Written by: Sonia Heidenreich, LGSW
As most of my clients already know, I also work as a yoga teacher when I’m not here being a therapist. (If you want to learn more about why, or hear my thoughts about the wide-ranging benefits of developing a mindfulness-based yoga practice, head on over here!) To summarize: Yoga helps us to develop a new, more compassionate relationship to our physical bodies, gives us an avenue through which to explore and process emotions nonverbally, and teaches us that we are strong enough to withstand challenging moments or physical sensations without becoming reactive. There are million other things yoga teaches us: choice, courage, agency, dedication—the list goes on.
A few people have asked me how to get started, and have mentioned feeling intimidated by attending public classes, or feeling dissatisfied with classes they have gone to. With that in mind, I’d like to offer some resources I’ve come across to get started:
Rachel Brathen, an Instagram-famous yogi-turned-entrepreneur, launched OneOEight, an amazingly curated online platform that has videos from lots of different instructors, in many different styles. I really appreciate the range of styles, from gentle restorative classes, to more vigorous flowing sequences. You can easily search for sequences that focus on whatever you’d like to work on—core strength, chest opening, lower body strengthening, or whatever it is feel your body needs. You can access it all for free for a week, which I recommend doing to figure out what styles of yoga or types of teachers you enjoy.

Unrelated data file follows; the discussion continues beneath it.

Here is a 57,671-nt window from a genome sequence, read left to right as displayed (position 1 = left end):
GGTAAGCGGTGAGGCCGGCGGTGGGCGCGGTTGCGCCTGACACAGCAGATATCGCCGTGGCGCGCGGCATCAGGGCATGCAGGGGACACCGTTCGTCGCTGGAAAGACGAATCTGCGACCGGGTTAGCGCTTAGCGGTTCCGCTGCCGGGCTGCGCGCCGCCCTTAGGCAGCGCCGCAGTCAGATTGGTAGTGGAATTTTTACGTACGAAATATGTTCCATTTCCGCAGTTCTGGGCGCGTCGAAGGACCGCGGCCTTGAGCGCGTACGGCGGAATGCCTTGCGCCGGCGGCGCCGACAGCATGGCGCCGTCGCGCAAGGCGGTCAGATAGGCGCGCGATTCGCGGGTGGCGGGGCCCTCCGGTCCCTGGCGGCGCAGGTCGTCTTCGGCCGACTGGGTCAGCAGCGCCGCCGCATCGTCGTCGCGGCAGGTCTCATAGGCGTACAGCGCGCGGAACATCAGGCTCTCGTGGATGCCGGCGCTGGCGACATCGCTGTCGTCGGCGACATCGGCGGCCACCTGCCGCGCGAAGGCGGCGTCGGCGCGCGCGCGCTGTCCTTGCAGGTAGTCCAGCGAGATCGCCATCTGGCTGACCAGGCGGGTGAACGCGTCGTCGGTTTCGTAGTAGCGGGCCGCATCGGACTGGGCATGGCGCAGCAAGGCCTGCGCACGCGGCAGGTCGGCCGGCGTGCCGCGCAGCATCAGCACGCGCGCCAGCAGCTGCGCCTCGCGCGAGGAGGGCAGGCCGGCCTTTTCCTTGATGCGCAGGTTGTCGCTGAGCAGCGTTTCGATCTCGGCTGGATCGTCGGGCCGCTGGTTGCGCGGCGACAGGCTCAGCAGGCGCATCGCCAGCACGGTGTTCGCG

Sonima Wellness is another great resource for yoga tutorials and posture breakdowns. There aren’t as many videos to be found here, but it’s helpful if you want to learn more about specific poses. They also have recipes and other wellness-related resources, so it’s worth checking out!
If you’re looking for more videos or posture breakdowns, Yoga Journal is a great place to look. I especially like their detailed articles and step-by-step instructions about how to get into various poses—perfect for those who are curious about anatomy and alignment.
Finally, for all the anatomy nerds out there, Jason Crandell’s blog (and podcast) is full of sequences that focus on specific anatomical intentions: hamstring strengthening or lengthening (yes, these are different things and we need to do both things to find strong and safe alignment!), hip opening, and essential yoga sequences like Surya Namaskar A—also known as Sun Salutation A.
If you try any of these resources or would like even more (there are so many more!), I’d love to talk with you.